I am always saying "I know I will be alright".  How do I know?  (Courtney used to say that all the time as a three year old!).    How?  Well, to be honest, I don't know.  I don't know like one doesn't know they will arrive at the grocery store when they are on their way to the grocery store.  I don't know if that makes sense.  I guess another word for it is "faith".  I have faith in the doctors, the hospital and my care to believe that I will get there.  There?  My "destination" is the other side of this brain tumor and surgery.  "There" is back to walking with confidence, driving myself, getting back to work helping moms and babies.   Being pain free.  That is where I am going.  That's what's on my GPS.  (Dr Brem being the figurative GPS).

Meanwhile, I sit, I knit, I sew, I watch TV, I stay in touch- partly by keeping this blog.  

I asked Dr. Brem about getting my hair cut- I wanted to know where the incision will be.  He said not to get my hair cut before surgery.  I don't know why, or if he was just kidding.  I am a short hair lady.  My hair was getting to the point of scraggly that I could not stand it!  So, yesterday, Carol took me to get my hair cut.  I have been going to this hair dresser for more than 20 years.She was very understanding about the surgery and the scar(s) I will have.    I feel so much more human!

I got a call from Dr. Brem's appointment person.   She said she would call me back either yesterday (she didn't) or Monday.  There are so many things that need to be coordinated that it is complicated.  There will be at least two doctors, two anesthesiologists, nursed and an available operating room.  I guess being the doctor's office manager's job is not unlike the job of an event planner!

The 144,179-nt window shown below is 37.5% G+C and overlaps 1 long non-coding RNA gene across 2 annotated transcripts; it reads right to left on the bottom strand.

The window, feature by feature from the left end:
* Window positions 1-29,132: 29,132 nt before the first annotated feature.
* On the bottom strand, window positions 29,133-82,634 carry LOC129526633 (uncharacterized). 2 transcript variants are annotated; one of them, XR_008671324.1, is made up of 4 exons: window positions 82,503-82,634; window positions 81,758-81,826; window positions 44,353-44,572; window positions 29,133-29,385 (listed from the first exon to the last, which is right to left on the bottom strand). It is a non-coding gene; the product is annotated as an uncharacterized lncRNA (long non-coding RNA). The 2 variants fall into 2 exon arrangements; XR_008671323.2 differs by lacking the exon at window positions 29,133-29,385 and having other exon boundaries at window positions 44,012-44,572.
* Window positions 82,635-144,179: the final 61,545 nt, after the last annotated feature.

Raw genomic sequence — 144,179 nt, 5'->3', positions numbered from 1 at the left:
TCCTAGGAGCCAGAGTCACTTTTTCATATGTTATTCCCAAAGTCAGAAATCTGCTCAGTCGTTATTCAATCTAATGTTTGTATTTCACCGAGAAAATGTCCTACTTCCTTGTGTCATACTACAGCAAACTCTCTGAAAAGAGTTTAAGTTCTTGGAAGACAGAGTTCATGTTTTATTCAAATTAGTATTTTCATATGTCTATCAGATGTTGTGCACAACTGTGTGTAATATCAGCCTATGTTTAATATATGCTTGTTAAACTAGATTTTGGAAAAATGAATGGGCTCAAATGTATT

Today is Austin's birthday!  I want to post some pictures of him, but they are not on this computer.  Now I am going to go upstairs and get my Austin pics!

Thursday, May 1, 2014

My Dammit doll!

Today Nick and I made our second visit to Johns Hopkins.   We went to meet Dr Ishii
the doctor of Otolaryngology-Head and Neck Surgery. My neurosurgeon wanted
me to see Dr Ishii before the plan was made for my brain tumor surgery. Dr
Brem (neuro) was concerned about the proximity of the tumor to the sinuses.

I started the morning with a CT scan and then went to Dr Ishii's office. Dr
Ishii explained that because the tumor is actually leaning against the wall
of the sinuses in my forehead, they have to be careful when removing the tumor.
Dr Ishii will be doing the surgery with my neurosurgeon, Dr Brem.
Still no date for the surgery.
 sent me a dammit doll that I received today. Am attaching

I need this surgery. I need to get well. It will be a long road, but I am
glad that we are living now instead of 100 years ago.

I have needed a haircut for a while, but have been putting it off until I found out about the surgery.  Then, when we met with Dr. Brem, he said not to get my hair cut.   I might get it cut anyway- it is driving me crazy! 

After we got home, I was so tired I couldn't keep my eyes open.  So I took a nap upstairs in bed, instead of downstairs on the sofa.  I am still tired!

When Nick brought the mail in, there was a package.  My sister sent me a "dammit doll"  We bought one for our step mother when we were in Arizona 20+ years ago.  I guess Carol thought that I needed one.  Maybe she's right!